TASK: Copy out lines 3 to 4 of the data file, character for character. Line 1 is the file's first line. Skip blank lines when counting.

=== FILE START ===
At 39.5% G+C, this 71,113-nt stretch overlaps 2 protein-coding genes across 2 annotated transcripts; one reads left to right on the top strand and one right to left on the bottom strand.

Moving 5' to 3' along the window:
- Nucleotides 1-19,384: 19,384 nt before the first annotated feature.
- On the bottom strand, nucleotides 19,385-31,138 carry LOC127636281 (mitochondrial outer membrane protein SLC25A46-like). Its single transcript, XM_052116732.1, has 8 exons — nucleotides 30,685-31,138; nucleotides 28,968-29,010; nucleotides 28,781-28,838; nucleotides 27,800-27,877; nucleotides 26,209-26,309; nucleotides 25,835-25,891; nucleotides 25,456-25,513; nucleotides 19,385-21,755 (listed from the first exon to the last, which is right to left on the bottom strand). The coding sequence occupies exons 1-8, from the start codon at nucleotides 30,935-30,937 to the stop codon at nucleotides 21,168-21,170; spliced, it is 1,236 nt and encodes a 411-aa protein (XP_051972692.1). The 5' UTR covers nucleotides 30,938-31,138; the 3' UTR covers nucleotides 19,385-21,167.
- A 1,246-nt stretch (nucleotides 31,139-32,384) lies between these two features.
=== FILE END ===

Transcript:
- Nucleotides 1-19,384: 19,384 nt before the first annotated feature.
- On the bottom strand, nucleotides 19,385-31,138 carry LOC127636281 (mitochondrial outer membrane protein SLC25A46-like). Its single transcript, XM_052116732.1, has 8 exons — nucleotides 30,685-31,138; nucleotides 28,968-29,010; nucleotides 28,781-28,838; nucleotides 27,800-27,877; nucleotides 26,209-26,309; nucleotides 25,835-25,891; nucleotides 25,456-25,513; nucleotides 19,385-21,755 (listed from the first exon to the last, which is right to left on the bottom strand). The coding sequence occupies exons 1-8, from the start codon at nucleotides 30,935-30,937 to the stop codon at nucleotides 21,168-21,170; spliced, it is 1,236 nt and encodes a 411-aa protein (XP_051972692.1). The 5' UTR covers nucleotides 30,938-31,138; the 3' UTR covers nucleotides 19,385-21,167.